Art Moore entered the media world as a public relations assistant for the Seattle Mariners and a correspondent covering pro and college sports for Associated Press Radio. He reported for a Chicago-area daily newspaper and was senior news writer for Christianity Today magazine and an editor for Worldwide Newsroom before joining WND shortly after 9/11. He earned a master's degree in communications from Wheaton College.More ↓Less ↑
As labor unions once again mobilize activists to campaign for Democratic candidates, a small but increasingly potent grass-roots force on the other side of the political spectrum is emerging from the burgeoning homeschool movement.
Students campaigned for GOP candidate Jay Dickey in Arkansas two years ago.
Generation Joshua director Ned Ryun – son of the track star and Republican Kansas congressman, Jim Ryun – believes homeschool students have the activist traits that make outstanding citizens and leaders because of their hands-on experience in the battle for homeschool freedom.
As WorldNetDaily reported, an unprecedented new study of 7,300 adults who were homeschooled showed homeschool graduates work for candidates, contribute to campaigns and vote in much higher percentages than the general population of the United States.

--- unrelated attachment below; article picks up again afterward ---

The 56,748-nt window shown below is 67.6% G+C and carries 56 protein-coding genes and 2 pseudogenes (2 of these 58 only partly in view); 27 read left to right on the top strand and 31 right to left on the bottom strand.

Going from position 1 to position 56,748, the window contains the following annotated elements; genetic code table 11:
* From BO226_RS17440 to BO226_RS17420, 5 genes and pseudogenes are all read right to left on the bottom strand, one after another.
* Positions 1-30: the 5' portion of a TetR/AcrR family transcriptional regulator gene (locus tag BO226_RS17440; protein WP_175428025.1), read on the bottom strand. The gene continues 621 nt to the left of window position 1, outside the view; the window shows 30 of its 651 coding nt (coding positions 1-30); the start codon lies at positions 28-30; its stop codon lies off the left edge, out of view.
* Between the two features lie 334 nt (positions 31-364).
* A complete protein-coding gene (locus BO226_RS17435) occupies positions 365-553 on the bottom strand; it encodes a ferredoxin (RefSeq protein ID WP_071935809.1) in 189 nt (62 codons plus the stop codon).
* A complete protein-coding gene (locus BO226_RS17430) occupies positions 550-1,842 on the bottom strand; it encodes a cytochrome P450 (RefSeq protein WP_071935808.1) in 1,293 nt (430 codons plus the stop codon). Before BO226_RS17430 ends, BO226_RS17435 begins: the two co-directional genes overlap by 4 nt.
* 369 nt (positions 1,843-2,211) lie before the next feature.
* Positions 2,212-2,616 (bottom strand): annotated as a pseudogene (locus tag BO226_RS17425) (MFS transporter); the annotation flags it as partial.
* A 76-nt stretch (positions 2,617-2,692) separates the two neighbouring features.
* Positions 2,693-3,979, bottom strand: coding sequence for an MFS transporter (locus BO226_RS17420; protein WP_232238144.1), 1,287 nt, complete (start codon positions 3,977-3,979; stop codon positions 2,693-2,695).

Estimates of the number of homeschoolers in the country range as high as 2.5 million.
Ryun said the “Joshua” is a reference to the biblical hero who led the nation of Israel into the Promised Land.
“The adult generation of the homeschool movement are the ‘Moseses’ who brought the people out of Egypt,” he told WorldNetDaily. “The young, second generation, are the ‘Joshuas’ who will help defeat the giants of abortion, same-sex marriage and judicial activism.”
Generation Joshua’s aim, to “help tomorrow’s leaders elect today’s,” is carried out through civics education, voter registration and Student Action Teams, which campaign for candidates.
“We want to give the young people a vision and a hands-on opportunity to make a difference now, including young people who are not even of voting age,” Ryun said.